Low level light effects on inflammatory cytokine production by rheumatoid arthritis synoviocytes.
Yamaura M, Yao M, Yaroslavsky I, Cohen R, Smotrich M, Kochevar IE.
Wellman Center for Photomedicine, Massachusetts General Hospital, Harvard Medical School, Boston, Massachusetts 02114, USA.
Background and Objective
Low level light therapy (LLLT) is being evaluated for treating chronic and acute pain associated with rheumatoid arthritis (RA) and other inflammatory diseases. The mechanisms underlying the effectiveness of LLLT for pain relief in RA are not clear. The objectives of this study were to determine whether LLLT decreased production of pro-inflammatory cytokines by cells from RA joints, and, if so, to identify cellular mechanisms.
Study Design/Materials And Methods
Synoviocytes from RA patients were treated with 810 nm radiation before or after addition of tumor necrosis factor-alpha (TNF-alpha). mRNA for TNF-alpha, interleukin (IL)-1beta, IL-6, and IL-8 was measured after 30, 60, and 180 minutes using RT-PCR. Intracellular and extracellular protein levels for 12 cytokines/chemokines were measured at 4, 8, and 24 hours using multiplexed ELISA. NF-kappaB activation was detected using Western blotting to follow degradation of IkappaBalpha and nuclear localization of the p65 subunit of NF-kappaB.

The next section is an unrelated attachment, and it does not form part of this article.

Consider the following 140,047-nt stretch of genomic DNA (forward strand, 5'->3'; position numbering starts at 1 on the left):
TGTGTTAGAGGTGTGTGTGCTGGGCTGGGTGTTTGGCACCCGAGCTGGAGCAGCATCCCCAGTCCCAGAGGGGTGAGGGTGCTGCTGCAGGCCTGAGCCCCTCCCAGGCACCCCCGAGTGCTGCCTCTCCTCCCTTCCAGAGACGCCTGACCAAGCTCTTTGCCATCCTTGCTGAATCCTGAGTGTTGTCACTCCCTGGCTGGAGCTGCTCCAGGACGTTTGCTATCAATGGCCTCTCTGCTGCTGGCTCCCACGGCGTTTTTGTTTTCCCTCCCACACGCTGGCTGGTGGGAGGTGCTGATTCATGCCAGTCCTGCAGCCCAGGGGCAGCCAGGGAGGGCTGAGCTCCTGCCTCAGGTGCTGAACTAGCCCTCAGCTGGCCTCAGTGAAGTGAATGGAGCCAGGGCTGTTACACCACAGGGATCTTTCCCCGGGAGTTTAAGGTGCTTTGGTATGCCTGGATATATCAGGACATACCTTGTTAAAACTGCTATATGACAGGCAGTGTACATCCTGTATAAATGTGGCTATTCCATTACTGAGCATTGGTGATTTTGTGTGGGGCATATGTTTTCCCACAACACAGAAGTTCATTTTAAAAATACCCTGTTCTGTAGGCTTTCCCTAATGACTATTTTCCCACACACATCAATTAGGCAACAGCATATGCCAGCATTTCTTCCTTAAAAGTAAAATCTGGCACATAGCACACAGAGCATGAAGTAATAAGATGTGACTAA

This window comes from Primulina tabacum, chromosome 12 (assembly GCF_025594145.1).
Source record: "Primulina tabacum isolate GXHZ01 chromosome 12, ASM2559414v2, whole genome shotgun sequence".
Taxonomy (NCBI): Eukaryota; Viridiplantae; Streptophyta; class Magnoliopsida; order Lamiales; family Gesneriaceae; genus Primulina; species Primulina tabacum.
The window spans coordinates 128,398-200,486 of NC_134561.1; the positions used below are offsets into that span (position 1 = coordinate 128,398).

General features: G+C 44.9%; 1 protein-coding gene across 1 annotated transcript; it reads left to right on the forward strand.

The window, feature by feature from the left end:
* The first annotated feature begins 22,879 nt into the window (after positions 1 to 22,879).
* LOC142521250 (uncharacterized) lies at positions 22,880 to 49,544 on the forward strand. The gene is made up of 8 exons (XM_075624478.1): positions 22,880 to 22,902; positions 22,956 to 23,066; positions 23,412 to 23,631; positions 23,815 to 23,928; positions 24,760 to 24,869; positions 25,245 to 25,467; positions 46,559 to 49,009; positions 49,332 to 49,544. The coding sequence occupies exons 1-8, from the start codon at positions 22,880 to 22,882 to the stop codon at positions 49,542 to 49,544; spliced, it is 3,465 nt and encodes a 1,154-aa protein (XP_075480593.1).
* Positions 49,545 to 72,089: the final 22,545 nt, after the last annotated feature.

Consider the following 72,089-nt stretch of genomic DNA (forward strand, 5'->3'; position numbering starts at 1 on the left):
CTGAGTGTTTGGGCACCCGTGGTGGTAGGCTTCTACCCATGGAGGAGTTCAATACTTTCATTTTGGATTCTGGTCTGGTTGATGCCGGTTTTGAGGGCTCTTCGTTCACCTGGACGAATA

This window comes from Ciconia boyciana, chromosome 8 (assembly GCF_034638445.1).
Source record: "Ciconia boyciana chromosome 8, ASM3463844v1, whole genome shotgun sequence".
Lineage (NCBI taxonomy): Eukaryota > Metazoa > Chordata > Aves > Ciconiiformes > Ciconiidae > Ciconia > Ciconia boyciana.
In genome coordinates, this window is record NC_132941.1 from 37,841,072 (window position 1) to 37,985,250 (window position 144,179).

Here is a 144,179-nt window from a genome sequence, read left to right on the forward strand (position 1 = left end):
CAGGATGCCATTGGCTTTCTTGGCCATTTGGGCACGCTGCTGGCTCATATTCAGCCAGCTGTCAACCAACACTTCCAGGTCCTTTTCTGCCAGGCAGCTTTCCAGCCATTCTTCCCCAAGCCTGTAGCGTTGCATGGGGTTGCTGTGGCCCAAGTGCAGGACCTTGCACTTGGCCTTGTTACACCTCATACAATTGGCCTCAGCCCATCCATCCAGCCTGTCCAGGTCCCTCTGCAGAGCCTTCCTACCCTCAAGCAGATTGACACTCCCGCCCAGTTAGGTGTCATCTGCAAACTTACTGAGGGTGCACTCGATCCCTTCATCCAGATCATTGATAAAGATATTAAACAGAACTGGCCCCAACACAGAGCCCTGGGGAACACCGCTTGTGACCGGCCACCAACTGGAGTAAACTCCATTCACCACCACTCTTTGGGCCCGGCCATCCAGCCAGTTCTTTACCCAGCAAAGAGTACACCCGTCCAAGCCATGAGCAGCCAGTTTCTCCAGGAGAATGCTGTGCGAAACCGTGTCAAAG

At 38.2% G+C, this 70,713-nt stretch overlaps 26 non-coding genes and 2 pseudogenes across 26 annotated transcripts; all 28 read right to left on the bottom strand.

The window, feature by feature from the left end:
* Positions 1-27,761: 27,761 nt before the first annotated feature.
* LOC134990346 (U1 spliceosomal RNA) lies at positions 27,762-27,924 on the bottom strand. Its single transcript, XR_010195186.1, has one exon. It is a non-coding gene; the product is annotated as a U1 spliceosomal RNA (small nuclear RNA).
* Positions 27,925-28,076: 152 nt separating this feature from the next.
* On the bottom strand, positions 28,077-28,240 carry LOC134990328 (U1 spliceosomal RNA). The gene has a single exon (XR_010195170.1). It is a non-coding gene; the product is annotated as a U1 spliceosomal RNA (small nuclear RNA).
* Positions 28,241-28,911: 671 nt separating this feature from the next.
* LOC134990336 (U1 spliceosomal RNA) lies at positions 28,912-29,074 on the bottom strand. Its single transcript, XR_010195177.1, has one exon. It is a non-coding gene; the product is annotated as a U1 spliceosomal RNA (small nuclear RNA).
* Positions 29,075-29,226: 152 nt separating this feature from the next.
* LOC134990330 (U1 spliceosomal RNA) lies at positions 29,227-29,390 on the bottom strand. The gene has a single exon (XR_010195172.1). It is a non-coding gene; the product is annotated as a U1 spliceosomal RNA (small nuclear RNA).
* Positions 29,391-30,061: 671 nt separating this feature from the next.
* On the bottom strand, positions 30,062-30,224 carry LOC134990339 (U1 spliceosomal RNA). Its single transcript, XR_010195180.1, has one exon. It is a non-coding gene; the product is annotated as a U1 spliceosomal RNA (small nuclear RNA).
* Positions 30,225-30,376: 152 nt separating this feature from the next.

Radiation at 810 nm (5 J/cm(2)) given before or after TNF-alpha decreases the mRNA level of TNF-alpha and IL-1beta in RA synoviocytes. This treatment using 25 J/cm(2) also decreases the intracellular levels of TNF-alpha, IL-1beta, and IL-8 protein but did not affect the levels of seven other cytokines/chemokines. TNF-alpha-induced activation of NF-kappaB is not altered by 810 nm radiation using 25 J/cm(2).
The mechanism for relieving joint pain in RA by LLLT may involve reducing the level of pro-inflammatory cytokines/chemokines produced by synoviocytes. This mechanism may be more general and underlie the beneficial effects of LLLT on other inflammatory conditions.